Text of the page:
Crikey, I can't believe it's been over a week since I last mused on my inconsequential existance here. The truth is that so much has happened over the past week,I haven't had the time to update this site. As a result, things are gonna get a bit sketchy, as I'll have to cover things that happened after others as it'll take any age for me to manipulate all the photographs regarding my trip to Brighton. Consequently, we'll have to rewind to Sunday, instead of Saturday, and tackle the appearance of R.E.M. at the Millenium Stadium instead.
I always thought Sunday was gonna be a good day. After all, its not every day you get to see your favourite band play live, and it's always extra-special when its your first time, if you pardon the expression. Anyways, I was a little surprised to be awaken by my friends at 0930 in the morning. However, it's a marked improvement on the time achieved by Savage, when he appeared on my doorstep at 0805 a couple of weeks ago. I think its something to do with the air in Devon, making people get up early. Either that or they're really eager to get out of Devon (or perhaps that should be see Yours Truly?). Now, its never a sensible idea to have ice cream for breakfast because, although thoroughly pleasant, it isn't really that substantial. Couple that with the fact that it freezes your brain easily, and it became evident I was going to be rather silly for a couple of hours, as proven by the little aside into why the ice cream company parted company with Mr. Whippy as a mascot. It was, for those interested, for thoroughly sinister reasons...
After an interesting experience in a Toby Carvery, reading Nietszche whilst drinking cider in a Welsh pub overlooking a Safeway, I eventually found myself heading towards the beginning of the concert and inside the Millenium Stadium. Unfortuantely, I couldn't resist telling people that this was where Dalek was filmed, and I secretly harboured desires to start running around shouting 'Exterminate' at people. I'm such a child. Eventually things got down to business as, after enduring one support act that consisted of a guy and an acoustic guitar (not that impressive and a bit depressing in all honesty), iDLEWiLD finally made their way on to the stage. Now, I was a little disappointed about this since I thought they'd be on just before R.E.M., but in hindsight I was glad they weren't. The problem was that they just looked bloody nervous, especially Roddy. Now I know Roddy is one of the shy, retiring, poetic types, but where was the guy who threw himself around Cardiff Uni Great Hall eighteen months ago? Aside from that, they were bloody good, playing an almost 'Greatest Hits' set with Little Discourage and American English obvious highlights and a welcome cover of Sweet Home Alabama featuring Mike Mills on keyboards.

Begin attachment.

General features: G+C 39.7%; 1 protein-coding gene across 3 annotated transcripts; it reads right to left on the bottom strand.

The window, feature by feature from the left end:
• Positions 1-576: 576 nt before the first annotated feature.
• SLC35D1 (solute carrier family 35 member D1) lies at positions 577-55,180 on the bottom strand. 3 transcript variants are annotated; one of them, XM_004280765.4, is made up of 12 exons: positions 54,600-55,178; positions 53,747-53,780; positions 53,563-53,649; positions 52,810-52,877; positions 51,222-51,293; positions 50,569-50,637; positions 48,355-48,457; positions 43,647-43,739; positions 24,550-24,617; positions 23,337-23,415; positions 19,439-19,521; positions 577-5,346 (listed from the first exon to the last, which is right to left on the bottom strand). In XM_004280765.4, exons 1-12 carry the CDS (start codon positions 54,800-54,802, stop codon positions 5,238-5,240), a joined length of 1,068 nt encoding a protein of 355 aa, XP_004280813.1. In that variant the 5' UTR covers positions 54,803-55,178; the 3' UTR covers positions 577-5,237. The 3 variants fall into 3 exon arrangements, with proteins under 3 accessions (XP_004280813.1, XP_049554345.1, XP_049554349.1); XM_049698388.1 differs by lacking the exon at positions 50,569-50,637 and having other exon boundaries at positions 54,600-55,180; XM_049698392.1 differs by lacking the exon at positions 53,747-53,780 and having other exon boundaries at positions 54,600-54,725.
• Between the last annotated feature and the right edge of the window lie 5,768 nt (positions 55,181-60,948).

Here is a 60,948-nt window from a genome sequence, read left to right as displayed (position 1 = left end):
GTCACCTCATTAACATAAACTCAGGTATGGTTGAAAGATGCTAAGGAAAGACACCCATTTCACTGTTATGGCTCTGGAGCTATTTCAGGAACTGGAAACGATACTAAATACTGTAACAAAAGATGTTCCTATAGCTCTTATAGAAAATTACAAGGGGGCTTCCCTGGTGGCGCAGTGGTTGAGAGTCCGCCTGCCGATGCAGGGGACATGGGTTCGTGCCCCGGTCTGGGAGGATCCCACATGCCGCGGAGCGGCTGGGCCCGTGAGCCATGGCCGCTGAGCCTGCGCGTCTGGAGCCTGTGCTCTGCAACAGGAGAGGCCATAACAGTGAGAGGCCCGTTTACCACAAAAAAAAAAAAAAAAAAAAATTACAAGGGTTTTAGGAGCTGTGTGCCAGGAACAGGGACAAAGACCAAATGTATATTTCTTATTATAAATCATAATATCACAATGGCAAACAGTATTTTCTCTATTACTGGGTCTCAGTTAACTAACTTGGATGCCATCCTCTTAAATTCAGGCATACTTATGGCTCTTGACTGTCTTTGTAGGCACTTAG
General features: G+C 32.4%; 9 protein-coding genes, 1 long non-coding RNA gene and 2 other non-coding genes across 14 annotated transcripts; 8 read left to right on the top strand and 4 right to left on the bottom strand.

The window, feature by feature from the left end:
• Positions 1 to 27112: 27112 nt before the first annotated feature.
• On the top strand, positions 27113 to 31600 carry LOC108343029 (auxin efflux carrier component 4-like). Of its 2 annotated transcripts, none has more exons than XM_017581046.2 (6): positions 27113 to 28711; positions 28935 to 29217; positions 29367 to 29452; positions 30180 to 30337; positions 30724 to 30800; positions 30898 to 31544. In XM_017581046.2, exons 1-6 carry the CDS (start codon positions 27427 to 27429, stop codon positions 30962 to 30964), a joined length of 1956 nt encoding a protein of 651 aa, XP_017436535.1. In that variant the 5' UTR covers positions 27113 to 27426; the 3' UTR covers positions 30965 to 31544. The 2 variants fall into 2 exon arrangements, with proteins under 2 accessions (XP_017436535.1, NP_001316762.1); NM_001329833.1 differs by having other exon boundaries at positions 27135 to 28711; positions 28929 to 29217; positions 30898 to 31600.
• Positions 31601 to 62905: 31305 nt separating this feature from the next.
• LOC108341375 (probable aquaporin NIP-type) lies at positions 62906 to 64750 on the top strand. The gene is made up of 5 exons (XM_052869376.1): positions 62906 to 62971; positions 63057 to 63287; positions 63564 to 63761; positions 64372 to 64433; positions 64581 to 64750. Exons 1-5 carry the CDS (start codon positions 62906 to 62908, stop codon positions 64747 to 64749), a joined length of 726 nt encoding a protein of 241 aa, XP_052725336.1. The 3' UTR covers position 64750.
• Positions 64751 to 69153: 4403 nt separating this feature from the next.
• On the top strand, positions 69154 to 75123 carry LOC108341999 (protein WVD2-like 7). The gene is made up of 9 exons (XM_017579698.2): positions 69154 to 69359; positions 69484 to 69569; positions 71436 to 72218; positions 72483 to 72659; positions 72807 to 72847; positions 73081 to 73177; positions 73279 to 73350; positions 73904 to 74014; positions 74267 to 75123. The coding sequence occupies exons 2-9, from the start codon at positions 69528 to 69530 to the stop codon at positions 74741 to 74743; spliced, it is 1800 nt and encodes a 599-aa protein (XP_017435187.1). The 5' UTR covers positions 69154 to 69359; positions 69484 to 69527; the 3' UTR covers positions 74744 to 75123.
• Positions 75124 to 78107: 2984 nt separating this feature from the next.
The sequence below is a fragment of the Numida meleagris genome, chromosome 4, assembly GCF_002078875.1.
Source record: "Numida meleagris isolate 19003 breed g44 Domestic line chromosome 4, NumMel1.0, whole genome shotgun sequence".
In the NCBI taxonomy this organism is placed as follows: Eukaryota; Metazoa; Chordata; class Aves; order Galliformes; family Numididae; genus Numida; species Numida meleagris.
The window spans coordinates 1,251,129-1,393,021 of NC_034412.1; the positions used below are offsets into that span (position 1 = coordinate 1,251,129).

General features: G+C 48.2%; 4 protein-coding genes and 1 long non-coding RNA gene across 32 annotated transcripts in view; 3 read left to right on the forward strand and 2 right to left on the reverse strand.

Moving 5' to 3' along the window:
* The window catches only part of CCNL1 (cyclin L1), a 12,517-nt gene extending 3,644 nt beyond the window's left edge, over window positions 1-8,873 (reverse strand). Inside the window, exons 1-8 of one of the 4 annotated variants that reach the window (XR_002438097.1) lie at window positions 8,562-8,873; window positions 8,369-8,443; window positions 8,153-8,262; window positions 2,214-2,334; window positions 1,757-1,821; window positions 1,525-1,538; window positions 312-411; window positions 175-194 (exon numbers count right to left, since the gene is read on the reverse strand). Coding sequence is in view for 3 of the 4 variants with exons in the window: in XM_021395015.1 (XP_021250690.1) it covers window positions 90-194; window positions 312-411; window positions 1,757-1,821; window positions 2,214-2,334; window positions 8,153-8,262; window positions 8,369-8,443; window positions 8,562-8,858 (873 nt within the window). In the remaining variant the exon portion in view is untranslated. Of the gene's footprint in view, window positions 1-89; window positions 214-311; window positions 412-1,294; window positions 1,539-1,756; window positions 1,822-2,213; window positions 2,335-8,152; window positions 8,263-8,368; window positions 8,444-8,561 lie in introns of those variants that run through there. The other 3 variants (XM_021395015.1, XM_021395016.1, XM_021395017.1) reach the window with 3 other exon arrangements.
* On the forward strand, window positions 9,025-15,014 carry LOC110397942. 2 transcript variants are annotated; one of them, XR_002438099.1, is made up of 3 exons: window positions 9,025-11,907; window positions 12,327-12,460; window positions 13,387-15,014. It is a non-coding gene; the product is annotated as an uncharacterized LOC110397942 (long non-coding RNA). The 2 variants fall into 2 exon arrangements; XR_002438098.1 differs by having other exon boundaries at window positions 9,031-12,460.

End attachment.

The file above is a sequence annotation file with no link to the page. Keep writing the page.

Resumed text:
By the time Messers Stipe and Company appeared on stage, I was getting even more jumpy than usual. Granted, I'd already managed to scare certain members of the party with my over-enthusiastic enjoyment of iDLEWiLD, so it was with great vigour that I jumped to my feet during the first few chords of Bad Day. This joy was only scuppered when told to 'Sit down' by the old couple behind me as they couldn't see. OK, they probably hadn't paid £40 a ticket to watch my Tom Baker wig jig up and down for two hours, but neither had I paid £40 to sit and clap politely at the Greatest Band in the World. After all, R.E.M are a rock band, playing a rock concert, so isn't it just right to want to rock? Its almost there in the title of the event, isn't it?
An obvious highlight was the fact they played Strange Currencies, my absolute fave track that they'd only played once throughout the whole tour, and couple that with an extra poignant Everybody Hurts in light of the London attacks and a beautifully intimate Nightswimming and you had a supreme gig all round. It's been previously identified by journalists that one of the great things about R.E.M., and Michael especially, is their ability to be both ballsy and vulnerable at the same time, and this was apitomised in Stipe's energetic performance, causing the stripe of make-up across his eyes to crack and run across his face. OK, if appearing in a Welsh rugby shirt and celebrating Brains SA was playing to certain members of the crowd ever-so-slightly, it only goes to show how good the band really are: willing to push the right buttons to acknowledge little cultural differences. So whilst Michael played the rock-star, his voice showed why I view him as the best singer around, largely due to the fact he doesn't just sing tracks like they are on the record. Instead, his voice seems to be capable of ascending to new levels in the live performance that only add to the emotion of the songs. Back this up with Buck and Mills' wonderful backing and you had something bordering on the sublime. The set list in full was:
What's the Frequency, Kenneth?
The One I Love
So Fast, So Numb
Leaving New York
Losing My Religion
Immitation of Life
The Great Beyond
Man On the Moon
Right, just gotta find a minidisc to recreate the live experience!